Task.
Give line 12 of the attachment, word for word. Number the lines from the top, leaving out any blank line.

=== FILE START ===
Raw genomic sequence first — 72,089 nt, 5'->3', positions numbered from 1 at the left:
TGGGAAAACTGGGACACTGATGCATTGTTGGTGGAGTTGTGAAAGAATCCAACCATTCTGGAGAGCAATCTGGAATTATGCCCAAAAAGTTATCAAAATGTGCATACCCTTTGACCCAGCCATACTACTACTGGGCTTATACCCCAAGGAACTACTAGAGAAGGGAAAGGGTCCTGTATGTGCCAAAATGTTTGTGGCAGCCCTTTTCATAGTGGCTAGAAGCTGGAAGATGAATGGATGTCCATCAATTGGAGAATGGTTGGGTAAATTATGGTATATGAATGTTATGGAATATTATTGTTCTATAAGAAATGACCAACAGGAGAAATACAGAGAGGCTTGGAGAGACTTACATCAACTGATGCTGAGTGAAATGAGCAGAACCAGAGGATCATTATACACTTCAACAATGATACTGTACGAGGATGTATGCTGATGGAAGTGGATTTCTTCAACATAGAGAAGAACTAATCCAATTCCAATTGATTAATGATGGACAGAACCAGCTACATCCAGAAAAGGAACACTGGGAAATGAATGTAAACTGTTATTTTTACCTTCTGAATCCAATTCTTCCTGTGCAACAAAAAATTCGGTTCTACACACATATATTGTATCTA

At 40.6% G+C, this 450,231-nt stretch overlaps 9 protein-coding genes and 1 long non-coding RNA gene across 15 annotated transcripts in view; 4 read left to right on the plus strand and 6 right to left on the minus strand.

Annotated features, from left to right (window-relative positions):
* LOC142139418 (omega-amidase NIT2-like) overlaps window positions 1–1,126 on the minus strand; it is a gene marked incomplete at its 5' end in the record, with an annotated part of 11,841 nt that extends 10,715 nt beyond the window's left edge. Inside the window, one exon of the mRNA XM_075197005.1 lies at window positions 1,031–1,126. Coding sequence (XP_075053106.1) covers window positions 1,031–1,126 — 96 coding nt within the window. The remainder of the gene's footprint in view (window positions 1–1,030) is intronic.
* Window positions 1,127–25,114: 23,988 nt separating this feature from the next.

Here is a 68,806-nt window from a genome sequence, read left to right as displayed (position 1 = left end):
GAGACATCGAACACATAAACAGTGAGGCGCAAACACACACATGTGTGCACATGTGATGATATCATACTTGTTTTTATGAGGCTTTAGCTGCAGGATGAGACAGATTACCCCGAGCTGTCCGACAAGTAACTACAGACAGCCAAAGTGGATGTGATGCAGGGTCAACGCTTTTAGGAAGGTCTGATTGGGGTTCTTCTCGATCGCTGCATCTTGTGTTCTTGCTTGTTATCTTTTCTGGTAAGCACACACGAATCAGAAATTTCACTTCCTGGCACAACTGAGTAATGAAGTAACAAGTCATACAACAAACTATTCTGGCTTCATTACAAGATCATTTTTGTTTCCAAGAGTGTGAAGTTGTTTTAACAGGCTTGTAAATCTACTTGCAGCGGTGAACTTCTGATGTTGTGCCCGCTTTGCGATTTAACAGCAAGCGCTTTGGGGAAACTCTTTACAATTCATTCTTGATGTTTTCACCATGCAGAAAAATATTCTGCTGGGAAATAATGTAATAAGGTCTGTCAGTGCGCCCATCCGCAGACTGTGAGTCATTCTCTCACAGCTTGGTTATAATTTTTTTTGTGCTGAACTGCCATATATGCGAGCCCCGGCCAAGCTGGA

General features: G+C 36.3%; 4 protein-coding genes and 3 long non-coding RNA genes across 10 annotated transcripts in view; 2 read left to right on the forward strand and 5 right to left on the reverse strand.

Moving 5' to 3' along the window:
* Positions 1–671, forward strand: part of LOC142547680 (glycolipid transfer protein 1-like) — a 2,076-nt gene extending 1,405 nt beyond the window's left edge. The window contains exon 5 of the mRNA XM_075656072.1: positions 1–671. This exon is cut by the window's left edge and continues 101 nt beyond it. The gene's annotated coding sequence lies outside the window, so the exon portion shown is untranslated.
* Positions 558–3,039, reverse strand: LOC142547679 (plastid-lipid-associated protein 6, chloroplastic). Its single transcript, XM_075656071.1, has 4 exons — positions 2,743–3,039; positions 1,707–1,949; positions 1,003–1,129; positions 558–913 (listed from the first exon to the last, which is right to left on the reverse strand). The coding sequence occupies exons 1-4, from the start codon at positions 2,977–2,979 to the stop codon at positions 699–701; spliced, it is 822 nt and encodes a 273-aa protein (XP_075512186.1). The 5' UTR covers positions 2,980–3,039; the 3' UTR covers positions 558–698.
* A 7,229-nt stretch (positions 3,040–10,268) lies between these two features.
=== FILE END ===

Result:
* Positions 558–3,039, reverse strand: LOC142547679 (plastid-lipid-associated protein 6, chloroplastic). Its single transcript, XM_075656071.1, has 4 exons — positions 2,743–3,039; positions 1,707–1,949; positions 1,003–1,129; positions 558–913 (listed from the first exon to the last, which is right to left on the reverse strand). The coding sequence occupies exons 1-4, from the start codon at positions 2,977–2,979 to the stop codon at positions 699–701; spliced, it is 822 nt and encodes a 273-aa protein (XP_075512186.1). The 5' UTR covers positions 2,980–3,039; the 3' UTR covers positions 558–698.